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Statement on Treatment of Climate Protestors by Law Enforcement

On Monday November 22, Eric (Sergeio) Herbert, 22, was sentenced to 12 months imprisonment, 6 months no parole, for taking nonviolent direct action as part of the Blockade Australia mobilisation in Muloobinba / Newcastle. In the last two weeks, climate activists have been given charges that can carry 25 year sentences, and a local community environment centre, completely unconnected to the protest activity, has been raided by police.

As organisations collectively representing millions of Australians who are passionate about climate action and a strong democracy, we express our concern about the harsh sentencing in this case, and the broader treatment of protestors by Australian law enforcement.

Logos of the organisations who issued the statement: Australia, Amnesty Australia, The Wilderness Society, Democracy in Colour, Australian Youth Climate Coalition, Friends of the Earth Australia, Greenpeace Asia Pacific, Action Aid!

This statement is in solidarity with the thousands of community members who are increasingly taking peaceful action in the face of Australia’s refusal to address the climate crisis.

Quotation marksThroughout history, powerful protest has been crucial to creating change and progressing justice and equality.Quotation marks

Community movements have relied upon protest through forms of civil disobedience to secure critical rights and protections: whether it’s standing up for sacred sites and unique natural environments, decolonisation, or in advocating for women’s right to vote. Protecting the right to protest is critical to building a strong democracy.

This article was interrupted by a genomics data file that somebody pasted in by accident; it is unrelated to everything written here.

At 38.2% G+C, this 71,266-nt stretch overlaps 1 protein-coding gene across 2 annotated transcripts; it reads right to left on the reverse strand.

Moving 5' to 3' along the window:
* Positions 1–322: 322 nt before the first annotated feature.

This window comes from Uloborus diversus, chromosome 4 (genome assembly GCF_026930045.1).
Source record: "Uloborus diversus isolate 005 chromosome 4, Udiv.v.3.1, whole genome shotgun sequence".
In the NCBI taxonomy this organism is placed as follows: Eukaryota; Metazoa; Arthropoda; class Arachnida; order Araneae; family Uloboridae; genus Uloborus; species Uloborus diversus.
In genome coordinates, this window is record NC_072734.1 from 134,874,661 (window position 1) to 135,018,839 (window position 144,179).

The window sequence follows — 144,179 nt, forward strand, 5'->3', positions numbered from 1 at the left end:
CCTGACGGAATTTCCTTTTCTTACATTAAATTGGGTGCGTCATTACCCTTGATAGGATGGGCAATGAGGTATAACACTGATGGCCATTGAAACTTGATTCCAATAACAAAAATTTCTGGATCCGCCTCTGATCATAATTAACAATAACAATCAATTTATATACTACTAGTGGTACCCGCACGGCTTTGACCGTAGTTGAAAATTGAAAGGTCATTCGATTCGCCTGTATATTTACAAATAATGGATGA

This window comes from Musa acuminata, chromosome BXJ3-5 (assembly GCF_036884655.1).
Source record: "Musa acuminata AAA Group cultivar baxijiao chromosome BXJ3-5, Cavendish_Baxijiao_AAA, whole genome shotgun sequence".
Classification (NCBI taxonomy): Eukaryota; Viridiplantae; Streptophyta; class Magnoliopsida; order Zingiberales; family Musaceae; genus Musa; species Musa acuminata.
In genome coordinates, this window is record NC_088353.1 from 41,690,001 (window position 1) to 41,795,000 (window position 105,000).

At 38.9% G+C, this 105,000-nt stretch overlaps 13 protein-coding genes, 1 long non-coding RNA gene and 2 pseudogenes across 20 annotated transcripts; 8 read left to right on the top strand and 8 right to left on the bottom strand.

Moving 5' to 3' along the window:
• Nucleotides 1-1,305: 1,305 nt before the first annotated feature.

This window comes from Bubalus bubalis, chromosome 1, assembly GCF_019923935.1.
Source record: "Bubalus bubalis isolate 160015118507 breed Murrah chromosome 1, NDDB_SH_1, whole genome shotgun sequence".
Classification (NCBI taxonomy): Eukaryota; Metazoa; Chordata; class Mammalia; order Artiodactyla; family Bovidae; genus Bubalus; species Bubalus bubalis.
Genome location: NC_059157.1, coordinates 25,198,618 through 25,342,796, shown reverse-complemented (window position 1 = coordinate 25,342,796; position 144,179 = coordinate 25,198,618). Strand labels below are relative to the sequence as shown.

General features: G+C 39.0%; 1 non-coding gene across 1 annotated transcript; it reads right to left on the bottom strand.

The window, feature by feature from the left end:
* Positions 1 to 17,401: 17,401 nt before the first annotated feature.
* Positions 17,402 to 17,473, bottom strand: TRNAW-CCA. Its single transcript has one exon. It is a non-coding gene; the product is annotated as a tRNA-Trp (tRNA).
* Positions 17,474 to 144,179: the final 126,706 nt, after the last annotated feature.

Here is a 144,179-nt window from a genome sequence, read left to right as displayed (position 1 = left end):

As climate change impacts like bushfires, droughts and extreme weather worsen, citizens are increasingly taking non-violent direct action to protect their communities from the harm caused by Australia’s refusal to act on the climate crisis.

While protesters have been facing harsher treatment, the Government is refusing to take action to tackle the climate crisis, and fossil fuel companies have been allowed to continue to operate without major consequence after having been found to have broken the law. In just April of this year, coal company Whitehaven pleaded guilty to taking one billion litres of water during a severe drought in New South Wales.

The right to peaceful protest in the face of the worsening impacts of the climate crisis must be protected.